The U.S. Federal Railroad Administration released a set of recommendations on Monday, urging commuter rail lines to adjust their automated control systems to limit the speed of trains around sharp bends, after a spate of accidents brought the issue of train safety into the spotlight.

The safety advisory, issued for the country’s 28 commuter railroads, is the administration's latest step to address rail safety concerns after last month's train derailment in Philadelphia caused a national outcry, the Associated Press reported

In the May 12 Amtrak derailment, which killed eight people and injured over 200, the New York-bound train was found to be traveling at 106 miles per hour at a sharp bend, more than twice the speed limit at curves.

The safety advisory recommended that railroads add more warning signs about speeding on tracks. It added that in situations where automatic control isn’t available, the train crew should have an additional member who would be responsible for maintaining safe speeds along the route, keeping constant contact with the engineer.

The advisory, which was directed at Amtrak, is similar to the one issued to the Metro-North line after one of its trains was derailed in the Bronx in December 2013. The derailment, which killed four and wounded dozens, was found to have occurred because the train was speeding at 82 miles per hour -- nearly three times the permitted speed -- as it approached one of the sharpest curves on the line. After the incident, the Metropolitan Transit Authority changed the rail line’s signals to prevent excessive speeding at five turns and five movable bridges.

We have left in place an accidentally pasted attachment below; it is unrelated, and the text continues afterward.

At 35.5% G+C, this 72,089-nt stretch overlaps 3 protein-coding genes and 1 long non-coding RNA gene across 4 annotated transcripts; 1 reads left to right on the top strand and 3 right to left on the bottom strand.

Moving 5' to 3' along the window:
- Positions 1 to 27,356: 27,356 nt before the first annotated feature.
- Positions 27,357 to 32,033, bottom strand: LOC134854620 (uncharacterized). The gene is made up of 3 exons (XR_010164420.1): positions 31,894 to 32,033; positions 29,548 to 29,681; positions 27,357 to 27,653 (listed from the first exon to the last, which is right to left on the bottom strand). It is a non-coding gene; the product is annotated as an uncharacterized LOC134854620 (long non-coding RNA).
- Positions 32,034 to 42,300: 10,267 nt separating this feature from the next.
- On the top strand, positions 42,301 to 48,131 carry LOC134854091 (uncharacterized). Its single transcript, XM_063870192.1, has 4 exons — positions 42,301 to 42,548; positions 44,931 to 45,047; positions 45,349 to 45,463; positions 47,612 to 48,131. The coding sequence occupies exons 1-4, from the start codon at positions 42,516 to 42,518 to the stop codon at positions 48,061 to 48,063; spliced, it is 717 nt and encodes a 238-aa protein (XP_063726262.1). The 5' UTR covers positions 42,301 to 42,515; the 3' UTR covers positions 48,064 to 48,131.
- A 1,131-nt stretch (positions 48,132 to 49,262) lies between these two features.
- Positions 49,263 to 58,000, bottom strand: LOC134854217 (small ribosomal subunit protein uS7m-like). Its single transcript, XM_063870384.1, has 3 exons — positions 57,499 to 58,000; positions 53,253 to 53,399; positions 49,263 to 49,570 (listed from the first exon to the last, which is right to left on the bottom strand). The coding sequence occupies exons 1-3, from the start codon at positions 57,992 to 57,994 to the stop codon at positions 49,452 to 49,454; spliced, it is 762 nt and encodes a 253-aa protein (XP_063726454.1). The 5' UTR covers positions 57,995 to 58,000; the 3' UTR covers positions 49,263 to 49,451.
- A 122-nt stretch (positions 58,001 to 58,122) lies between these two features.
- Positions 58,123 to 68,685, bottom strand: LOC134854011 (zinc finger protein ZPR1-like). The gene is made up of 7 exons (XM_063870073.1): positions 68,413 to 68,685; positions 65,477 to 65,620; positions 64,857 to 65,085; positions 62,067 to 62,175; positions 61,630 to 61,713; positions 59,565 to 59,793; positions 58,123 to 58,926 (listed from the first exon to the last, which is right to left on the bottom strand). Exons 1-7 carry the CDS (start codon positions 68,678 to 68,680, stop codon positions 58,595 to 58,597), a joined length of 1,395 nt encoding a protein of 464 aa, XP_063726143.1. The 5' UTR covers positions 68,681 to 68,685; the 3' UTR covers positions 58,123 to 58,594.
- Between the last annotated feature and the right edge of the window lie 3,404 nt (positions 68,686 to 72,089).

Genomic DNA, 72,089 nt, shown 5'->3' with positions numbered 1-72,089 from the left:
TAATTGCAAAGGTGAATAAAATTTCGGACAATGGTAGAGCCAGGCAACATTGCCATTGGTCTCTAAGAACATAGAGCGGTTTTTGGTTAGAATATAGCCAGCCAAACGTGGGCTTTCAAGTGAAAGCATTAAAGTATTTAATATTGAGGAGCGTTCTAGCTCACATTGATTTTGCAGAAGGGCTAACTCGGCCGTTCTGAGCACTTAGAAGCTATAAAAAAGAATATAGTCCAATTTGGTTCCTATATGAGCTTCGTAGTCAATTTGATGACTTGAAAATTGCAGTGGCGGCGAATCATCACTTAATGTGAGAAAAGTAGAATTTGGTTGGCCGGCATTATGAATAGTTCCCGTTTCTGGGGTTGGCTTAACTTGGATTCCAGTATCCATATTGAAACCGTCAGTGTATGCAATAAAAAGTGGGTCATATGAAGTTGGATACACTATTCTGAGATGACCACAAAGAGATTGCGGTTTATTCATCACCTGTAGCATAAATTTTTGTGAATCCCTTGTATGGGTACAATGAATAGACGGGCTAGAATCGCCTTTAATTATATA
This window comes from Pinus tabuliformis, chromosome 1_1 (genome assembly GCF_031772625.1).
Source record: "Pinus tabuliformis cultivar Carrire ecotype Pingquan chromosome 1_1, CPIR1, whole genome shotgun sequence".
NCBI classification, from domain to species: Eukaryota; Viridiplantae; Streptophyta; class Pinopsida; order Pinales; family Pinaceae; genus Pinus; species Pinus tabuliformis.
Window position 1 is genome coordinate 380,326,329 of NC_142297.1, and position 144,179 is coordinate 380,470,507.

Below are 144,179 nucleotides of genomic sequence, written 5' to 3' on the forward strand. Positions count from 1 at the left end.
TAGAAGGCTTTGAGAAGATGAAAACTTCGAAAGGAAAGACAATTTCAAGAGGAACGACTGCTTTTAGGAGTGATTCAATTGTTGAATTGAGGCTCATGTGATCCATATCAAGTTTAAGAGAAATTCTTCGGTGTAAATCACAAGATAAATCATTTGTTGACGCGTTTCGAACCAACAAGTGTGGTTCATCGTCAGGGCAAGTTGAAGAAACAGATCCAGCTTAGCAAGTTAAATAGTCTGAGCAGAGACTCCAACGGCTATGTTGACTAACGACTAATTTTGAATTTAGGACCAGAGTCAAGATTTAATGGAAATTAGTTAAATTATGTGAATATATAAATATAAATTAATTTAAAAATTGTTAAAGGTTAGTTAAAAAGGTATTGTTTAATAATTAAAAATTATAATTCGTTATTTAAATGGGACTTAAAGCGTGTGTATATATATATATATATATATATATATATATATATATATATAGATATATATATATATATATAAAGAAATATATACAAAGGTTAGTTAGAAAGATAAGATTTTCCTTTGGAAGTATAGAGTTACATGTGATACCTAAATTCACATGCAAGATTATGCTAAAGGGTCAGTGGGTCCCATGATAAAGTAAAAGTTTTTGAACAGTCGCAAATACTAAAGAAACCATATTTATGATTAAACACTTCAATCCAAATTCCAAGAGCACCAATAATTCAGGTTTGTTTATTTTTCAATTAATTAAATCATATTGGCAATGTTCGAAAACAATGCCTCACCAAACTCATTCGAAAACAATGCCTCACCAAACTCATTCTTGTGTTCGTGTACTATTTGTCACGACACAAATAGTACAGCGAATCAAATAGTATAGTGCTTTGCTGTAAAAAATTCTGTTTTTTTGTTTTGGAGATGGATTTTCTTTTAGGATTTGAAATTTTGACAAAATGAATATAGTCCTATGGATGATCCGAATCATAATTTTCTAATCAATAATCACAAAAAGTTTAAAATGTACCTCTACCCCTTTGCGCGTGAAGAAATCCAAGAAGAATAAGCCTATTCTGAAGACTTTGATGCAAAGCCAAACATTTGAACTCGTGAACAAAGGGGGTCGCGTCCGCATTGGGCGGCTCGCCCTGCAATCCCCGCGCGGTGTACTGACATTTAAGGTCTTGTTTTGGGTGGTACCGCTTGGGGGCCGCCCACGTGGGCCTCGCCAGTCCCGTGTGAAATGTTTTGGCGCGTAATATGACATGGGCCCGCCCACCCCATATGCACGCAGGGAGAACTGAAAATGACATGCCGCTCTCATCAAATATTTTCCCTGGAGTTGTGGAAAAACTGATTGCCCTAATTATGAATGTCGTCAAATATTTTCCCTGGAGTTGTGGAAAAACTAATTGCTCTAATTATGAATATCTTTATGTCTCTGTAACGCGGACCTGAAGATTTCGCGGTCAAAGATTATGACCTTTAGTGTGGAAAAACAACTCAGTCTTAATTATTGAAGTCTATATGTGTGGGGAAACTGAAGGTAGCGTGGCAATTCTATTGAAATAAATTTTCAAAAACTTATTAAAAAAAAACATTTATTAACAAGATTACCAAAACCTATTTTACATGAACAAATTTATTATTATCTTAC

Federal Railroad Administration's Acting Administrator Sarah Feinberg told a congressional committee last week that the regulatory body was taking a series of actions to address rail safety. However, it was being held up with emergency orders related to specific situations that prevented it from offering wide-ranging solutions, she said.

“As regulators we have very few tools, and the tools that we have are sometimes blunt instruments,” Feinberg had said at the hearing, according to the Wall Street Journal.

The country’s rail lines have until the end of the year to enact new rail safety laws, known as positive rail control (PTC), introduced by the Congress in 2008. But many are reportedly expected to miss the Dec. 31 deadline.

The recent crashes have also drawn attention to the infrastructure of U.S. railroads, which have been criticized for lack of funding and poor service. After the May crash, President Barack Obama called for increased spending to maintain the service’s safety record.

“We are a growing country with a growing economy. We need to invest in the infrastructure that keeps us that way,” Obama had reportedly said at a press conference. “That’s what great nations do.”